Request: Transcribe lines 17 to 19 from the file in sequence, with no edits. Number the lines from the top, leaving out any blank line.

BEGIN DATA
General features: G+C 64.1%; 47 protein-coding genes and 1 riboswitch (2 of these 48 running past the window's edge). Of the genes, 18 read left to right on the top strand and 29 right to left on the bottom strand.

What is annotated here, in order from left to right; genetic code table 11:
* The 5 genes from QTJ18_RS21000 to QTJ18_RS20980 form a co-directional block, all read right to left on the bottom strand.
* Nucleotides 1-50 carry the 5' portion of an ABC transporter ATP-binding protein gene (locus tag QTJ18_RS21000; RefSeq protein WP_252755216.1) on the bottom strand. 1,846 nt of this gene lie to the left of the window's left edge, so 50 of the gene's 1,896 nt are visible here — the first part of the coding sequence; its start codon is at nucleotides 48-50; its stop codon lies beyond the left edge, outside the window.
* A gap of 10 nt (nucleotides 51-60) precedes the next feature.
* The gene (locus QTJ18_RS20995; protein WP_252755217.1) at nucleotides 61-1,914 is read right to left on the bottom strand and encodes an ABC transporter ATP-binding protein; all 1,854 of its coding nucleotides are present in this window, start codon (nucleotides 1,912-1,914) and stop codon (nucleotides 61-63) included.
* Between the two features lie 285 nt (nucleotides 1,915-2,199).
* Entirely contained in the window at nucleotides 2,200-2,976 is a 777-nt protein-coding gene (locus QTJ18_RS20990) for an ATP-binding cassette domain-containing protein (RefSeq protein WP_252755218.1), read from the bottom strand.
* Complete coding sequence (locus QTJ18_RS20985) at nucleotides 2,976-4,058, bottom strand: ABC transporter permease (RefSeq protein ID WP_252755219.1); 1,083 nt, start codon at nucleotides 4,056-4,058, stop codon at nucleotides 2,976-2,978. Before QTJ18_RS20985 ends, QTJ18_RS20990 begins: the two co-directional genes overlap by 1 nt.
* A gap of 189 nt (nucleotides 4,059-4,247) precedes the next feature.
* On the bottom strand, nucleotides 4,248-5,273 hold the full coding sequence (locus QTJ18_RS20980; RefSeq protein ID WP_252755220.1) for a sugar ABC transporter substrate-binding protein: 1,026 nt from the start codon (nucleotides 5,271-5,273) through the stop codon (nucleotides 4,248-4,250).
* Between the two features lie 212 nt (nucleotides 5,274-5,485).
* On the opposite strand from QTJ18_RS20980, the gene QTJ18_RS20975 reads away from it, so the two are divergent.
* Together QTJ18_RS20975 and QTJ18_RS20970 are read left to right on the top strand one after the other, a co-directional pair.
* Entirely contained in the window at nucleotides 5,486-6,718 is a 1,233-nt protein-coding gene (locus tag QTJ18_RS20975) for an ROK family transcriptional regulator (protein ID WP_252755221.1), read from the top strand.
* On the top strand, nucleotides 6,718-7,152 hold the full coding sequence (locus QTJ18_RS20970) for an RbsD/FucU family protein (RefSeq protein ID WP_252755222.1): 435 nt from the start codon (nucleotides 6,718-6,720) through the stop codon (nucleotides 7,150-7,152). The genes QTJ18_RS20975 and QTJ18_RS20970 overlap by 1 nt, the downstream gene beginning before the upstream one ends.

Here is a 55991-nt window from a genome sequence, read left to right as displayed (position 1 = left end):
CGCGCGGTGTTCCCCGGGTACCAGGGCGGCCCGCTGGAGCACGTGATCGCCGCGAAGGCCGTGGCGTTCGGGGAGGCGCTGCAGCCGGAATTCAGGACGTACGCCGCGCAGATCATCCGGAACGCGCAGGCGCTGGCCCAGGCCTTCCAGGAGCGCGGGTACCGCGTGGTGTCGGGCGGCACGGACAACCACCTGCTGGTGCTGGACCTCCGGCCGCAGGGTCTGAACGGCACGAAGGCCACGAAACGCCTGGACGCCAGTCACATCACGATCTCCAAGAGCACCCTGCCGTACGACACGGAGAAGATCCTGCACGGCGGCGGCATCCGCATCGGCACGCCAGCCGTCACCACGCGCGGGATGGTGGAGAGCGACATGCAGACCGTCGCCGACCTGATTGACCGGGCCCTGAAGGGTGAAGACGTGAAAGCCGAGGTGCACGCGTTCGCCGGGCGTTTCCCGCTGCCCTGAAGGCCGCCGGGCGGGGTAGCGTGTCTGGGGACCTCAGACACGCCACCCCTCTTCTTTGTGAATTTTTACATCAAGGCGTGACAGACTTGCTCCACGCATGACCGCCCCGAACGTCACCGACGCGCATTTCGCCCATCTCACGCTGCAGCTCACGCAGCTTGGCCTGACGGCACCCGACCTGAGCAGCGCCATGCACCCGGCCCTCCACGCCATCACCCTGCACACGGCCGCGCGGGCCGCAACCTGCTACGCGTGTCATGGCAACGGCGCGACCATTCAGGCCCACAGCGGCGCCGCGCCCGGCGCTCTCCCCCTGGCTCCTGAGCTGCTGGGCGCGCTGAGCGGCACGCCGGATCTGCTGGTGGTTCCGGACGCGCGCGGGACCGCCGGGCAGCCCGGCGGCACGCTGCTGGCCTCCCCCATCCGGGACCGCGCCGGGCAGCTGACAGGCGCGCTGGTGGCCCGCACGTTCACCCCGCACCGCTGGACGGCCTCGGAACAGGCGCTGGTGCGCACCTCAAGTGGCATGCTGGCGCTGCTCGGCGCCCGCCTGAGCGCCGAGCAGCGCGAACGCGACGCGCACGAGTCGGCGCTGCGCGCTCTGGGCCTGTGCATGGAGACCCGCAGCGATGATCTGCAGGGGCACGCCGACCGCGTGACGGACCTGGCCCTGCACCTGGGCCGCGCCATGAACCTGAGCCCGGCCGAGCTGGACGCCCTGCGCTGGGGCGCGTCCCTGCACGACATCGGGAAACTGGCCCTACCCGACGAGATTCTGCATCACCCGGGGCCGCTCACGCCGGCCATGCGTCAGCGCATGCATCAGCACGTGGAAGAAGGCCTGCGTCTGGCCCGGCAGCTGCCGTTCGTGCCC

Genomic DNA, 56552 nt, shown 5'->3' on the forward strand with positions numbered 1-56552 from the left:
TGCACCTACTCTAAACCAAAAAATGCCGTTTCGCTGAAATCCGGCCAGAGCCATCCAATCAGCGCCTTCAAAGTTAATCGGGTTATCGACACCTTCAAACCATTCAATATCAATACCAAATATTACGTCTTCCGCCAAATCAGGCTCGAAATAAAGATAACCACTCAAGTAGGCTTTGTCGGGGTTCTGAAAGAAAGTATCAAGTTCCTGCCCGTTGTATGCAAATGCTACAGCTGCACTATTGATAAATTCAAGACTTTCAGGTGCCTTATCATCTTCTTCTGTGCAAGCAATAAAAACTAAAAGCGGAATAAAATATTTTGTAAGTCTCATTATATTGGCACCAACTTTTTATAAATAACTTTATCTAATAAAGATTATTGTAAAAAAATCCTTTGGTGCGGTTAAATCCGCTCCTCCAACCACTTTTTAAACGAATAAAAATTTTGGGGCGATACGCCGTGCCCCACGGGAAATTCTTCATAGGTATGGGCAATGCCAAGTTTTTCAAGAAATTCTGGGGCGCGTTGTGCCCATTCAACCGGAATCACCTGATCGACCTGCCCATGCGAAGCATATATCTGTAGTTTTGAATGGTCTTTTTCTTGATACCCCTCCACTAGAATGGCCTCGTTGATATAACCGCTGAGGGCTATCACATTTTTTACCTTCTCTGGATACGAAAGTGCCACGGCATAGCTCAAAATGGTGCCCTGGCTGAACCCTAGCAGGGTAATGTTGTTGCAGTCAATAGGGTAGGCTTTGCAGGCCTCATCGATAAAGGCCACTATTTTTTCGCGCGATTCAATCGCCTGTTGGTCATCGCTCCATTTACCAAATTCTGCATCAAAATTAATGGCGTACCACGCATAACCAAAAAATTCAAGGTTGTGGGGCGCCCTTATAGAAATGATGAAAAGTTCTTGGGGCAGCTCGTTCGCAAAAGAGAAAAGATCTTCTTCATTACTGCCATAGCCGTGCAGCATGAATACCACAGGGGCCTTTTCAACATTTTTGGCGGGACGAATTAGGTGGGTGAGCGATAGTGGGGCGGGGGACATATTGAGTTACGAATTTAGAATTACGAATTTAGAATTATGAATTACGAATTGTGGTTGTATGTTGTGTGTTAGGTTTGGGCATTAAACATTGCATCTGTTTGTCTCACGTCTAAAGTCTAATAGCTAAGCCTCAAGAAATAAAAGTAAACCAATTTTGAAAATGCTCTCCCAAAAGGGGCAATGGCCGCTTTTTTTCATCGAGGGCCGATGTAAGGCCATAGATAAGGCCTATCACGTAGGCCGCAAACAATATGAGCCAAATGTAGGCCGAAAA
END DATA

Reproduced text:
Here is a 55991-nt window from a genome sequence, read left to right as displayed (position 1 = left end):
CGCGCGGTGTTCCCCGGGTACCAGGGCGGCCCGCTGGAGCACGTGATCGCCGCGAAGGCCGTGGCGTTCGGGGAGGCGCTGCAGCCGGAATTCAGGACGTACGCCGCGCAGATCATCCGGAACGCGCAGGCGCTGGCCCAGGCCTTCCAGGAGCGCGGGTACCGCGTGGTGTCGGGCGGCACGGACAACCACCTGCTGGTGCTGGACCTCCGGCCGCAGGGTCTGAACGGCACGAAGGCCACGAAACGCCTGGACGCCAGTCACATCACGATCTCCAAGAGCACCCTGCCGTACGACACGGAGAAGATCCTGCACGGCGGCGGCATCCGCATCGGCACGCCAGCCGTCACCACGCGCGGGATGGTGGAGAGCGACATGCAGACCGTCGCCGACCTGATTGACCGGGCCCTGAAGGGTGAAGACGTGAAAGCCGAGGTGCACGCGTTCGCCGGGCGTTTCCCGCTGCCCTGAAGGCCGCCGGGCGGGGTAGCGTGTCTGGGGACCTCAGACACGCCACCCCTCTTCTTTGTGAATTTTTACATCAAGGCGTGACAGACTTGCTCCACGCATGACCGCCCCGAACGTCACCGACGCGCATTTCGCCCATCTCACGCTGCAGCTCACGCAGCTTGGCCTGACGGCACCCGACCTGAGCAGCGCCATGCACCCGGCCCTCCACGCCATCACCCTGCACACGGCCGCGCGGGCCGCAACCTGCTACGCGTGTCATGGCAACGGCGCGACCATTCAGGCCCACAGCGGCGCCGCGCCCGGCGCTCTCCCCCTGGCTCCTGAGCTGCTGGGCGCGCTGAGCGGCACGCCGGATCTGCTGGTGGTTCCGGACGCGCGCGGGACCGCCGGGCAGCCCGGCGGCACGCTGCTGGCCTCCCCCATCCGGGACCGCGCCGGGCAGCTGACAGGCGCGCTGGTGGCCCGCACGTTCACCCCGCACCGCTGGACGGCCTCGGAACAGGCGCTGGTGCGCACCTCAAGTGGCATGCTGGCGCTGCTCGGCGCCCGCCTGAGCGCCGAGCAGCGCGAACGCGACGCGCACGAGTCGGCGCTGCGCGCTCTGGGCCTGTGCATGGAGACCCGCAGCGATGATCTGCAGGGGCACGCCGACCGCGTGACGGACCTGGCCCTGCACCTGGGCCGCGCCATGAACCTGAGCCCGGCCGAGCTGGACGCCCTGCGCTGGGGCGCGTCCCTGCACGACATCGGGAAACTGGCCCTACCCGACGAGATTCTGCATCACCCGGGGCCGCTCACGCCGGCCATGCGTCAGCGCATGCATCAGCACGTGGAAGAAGGCCTGCGTCTGGCCCGGCAGCTGCCGTTCGTGCCC

Genomic DNA, 56552 nt, shown 5'->3' on the forward strand with positions numbered 1-56552 from the left: